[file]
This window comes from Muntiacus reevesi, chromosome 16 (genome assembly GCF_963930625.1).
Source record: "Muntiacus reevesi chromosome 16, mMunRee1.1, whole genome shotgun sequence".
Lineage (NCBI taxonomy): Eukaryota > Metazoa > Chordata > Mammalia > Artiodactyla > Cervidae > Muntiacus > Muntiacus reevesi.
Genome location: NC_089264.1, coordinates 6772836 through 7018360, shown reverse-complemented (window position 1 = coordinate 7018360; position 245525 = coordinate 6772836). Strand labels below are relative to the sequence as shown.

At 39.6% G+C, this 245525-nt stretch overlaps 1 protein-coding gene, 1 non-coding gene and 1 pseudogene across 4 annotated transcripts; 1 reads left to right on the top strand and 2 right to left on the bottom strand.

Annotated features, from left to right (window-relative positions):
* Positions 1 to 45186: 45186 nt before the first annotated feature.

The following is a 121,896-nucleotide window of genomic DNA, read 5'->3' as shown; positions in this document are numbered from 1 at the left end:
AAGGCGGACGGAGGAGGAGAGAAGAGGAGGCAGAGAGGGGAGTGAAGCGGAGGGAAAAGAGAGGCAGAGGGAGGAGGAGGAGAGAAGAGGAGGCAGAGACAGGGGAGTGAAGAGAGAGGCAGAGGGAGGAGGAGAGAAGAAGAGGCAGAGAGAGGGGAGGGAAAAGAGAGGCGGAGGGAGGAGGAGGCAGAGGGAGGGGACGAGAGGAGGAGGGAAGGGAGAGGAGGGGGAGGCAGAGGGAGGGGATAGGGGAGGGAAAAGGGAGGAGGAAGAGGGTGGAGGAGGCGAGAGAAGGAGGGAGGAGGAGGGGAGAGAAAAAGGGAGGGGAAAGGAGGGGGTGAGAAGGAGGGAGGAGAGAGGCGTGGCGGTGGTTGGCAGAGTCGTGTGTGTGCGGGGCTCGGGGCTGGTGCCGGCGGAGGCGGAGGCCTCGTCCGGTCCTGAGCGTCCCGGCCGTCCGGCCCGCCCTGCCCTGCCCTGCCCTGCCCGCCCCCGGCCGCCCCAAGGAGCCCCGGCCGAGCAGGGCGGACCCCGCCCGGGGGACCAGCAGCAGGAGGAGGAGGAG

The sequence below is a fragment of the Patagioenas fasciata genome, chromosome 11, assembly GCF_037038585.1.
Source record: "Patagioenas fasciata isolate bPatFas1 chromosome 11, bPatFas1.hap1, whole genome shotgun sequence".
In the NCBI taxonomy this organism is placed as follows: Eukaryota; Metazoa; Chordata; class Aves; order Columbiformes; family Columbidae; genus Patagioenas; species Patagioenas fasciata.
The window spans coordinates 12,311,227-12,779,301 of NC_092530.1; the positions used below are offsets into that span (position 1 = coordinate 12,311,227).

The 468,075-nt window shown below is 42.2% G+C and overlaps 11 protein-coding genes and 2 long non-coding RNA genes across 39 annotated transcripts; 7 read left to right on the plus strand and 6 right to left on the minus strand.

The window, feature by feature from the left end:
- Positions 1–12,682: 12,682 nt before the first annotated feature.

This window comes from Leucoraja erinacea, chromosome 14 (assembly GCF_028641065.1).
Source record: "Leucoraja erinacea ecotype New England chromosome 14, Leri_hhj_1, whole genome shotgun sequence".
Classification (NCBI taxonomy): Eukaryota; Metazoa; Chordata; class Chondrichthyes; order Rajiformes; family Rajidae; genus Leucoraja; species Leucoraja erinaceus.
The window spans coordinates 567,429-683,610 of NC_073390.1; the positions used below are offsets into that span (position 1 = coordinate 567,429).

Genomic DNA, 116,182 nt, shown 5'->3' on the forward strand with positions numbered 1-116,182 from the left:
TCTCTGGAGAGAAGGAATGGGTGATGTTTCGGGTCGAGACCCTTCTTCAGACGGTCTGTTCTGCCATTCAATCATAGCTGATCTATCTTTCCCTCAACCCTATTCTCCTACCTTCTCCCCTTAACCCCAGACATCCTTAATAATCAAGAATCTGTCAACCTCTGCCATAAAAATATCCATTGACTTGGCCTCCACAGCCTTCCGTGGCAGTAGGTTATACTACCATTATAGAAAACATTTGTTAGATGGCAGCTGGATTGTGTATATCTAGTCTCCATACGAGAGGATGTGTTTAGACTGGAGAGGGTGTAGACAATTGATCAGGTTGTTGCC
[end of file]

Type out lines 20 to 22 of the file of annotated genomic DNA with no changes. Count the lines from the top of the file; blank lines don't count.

The window spans coordinates 567,429-683,610 of NC_073390.1; the positions used below are offsets into that span (position 1 = coordinate 567,429).

Genomic DNA, 116,182 nt, shown 5'->3' on the forward strand with positions numbered 1-116,182 from the left:
TCTCTGGAGAGAAGGAATGGGTGATGTTTCGGGTCGAGACCCTTCTTCAGACGGTCTGTTCTGCCATTCAATCATAGCTGATCTATCTTTCCCTCAACCCTATTCTCCTACCTTCTCCCCTTAACCCCAGACATCCTTAATAATCAAGAATCTGTCAACCTCTGCCATAAAAATATCCATTGACTTGGCCTCCACAGCCTTCCGTGGCAGTAGGTTATACTACCATTATAGAAAACATTTGTTAGATGGCAGCTGGATTGTGTATATCTAGTCTCCATACGAGAGGATGTGTTTAGACTGGAGAGGGTGTAGACAATTGATCAGGTTGTTGCC